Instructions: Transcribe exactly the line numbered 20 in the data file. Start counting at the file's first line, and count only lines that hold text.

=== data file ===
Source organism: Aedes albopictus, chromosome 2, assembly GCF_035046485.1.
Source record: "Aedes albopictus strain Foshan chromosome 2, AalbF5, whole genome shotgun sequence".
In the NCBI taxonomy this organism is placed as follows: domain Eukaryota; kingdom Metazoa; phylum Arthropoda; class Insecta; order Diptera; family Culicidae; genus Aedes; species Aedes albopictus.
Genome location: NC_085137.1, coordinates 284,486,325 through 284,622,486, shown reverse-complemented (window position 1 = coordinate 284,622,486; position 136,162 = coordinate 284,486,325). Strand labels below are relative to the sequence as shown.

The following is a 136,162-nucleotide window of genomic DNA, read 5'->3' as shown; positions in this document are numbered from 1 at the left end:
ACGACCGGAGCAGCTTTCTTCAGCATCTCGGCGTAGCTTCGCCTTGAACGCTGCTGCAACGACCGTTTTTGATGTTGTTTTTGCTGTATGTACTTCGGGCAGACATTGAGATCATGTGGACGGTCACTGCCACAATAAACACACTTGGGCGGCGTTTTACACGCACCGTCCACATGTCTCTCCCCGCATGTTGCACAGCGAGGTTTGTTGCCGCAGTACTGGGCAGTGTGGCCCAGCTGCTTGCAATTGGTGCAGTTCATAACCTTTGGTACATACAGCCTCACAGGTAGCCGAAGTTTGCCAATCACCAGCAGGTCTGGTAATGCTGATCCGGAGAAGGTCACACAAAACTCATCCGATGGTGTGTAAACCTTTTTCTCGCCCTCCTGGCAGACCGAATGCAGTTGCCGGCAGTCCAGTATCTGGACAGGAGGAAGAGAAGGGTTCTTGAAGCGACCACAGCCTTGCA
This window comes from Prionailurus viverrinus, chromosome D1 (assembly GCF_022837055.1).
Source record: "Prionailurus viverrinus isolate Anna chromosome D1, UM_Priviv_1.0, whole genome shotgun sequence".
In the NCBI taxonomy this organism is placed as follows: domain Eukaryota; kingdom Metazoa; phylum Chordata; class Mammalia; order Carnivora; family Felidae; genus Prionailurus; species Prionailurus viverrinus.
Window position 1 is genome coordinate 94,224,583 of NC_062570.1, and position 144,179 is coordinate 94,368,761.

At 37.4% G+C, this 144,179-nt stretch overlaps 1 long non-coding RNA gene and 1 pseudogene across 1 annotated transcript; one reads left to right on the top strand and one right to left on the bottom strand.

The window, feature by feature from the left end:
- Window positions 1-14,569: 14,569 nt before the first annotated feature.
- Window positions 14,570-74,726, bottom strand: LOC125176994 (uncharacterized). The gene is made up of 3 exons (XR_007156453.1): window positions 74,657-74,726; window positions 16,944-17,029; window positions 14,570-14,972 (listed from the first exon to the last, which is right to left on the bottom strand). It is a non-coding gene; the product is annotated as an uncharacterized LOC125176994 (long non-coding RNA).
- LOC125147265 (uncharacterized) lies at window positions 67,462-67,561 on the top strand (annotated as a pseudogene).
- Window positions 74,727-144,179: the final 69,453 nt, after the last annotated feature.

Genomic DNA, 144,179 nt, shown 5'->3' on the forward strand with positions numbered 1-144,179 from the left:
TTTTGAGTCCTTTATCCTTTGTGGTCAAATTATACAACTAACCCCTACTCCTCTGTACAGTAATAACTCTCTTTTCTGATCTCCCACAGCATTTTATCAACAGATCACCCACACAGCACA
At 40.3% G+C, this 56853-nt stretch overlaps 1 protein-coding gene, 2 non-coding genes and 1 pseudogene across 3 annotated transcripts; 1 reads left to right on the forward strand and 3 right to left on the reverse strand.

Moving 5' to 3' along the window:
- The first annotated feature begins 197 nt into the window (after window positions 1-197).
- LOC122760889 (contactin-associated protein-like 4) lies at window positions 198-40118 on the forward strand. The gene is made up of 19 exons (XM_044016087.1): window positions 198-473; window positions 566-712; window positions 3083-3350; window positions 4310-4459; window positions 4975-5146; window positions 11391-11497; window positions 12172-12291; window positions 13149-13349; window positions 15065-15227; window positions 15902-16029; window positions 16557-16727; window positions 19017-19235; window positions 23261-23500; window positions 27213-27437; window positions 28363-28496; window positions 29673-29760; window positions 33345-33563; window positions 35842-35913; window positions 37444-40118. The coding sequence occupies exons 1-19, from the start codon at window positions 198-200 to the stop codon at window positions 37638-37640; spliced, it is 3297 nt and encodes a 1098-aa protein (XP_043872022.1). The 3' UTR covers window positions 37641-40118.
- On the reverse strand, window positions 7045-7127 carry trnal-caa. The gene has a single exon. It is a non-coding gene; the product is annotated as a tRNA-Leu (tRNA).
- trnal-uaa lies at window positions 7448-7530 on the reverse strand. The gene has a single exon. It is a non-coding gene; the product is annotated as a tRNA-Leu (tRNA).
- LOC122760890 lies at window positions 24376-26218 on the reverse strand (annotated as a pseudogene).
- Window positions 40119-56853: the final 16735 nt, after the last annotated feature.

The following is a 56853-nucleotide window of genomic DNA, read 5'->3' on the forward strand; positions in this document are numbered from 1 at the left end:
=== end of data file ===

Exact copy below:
Moving 5' to 3' along the window: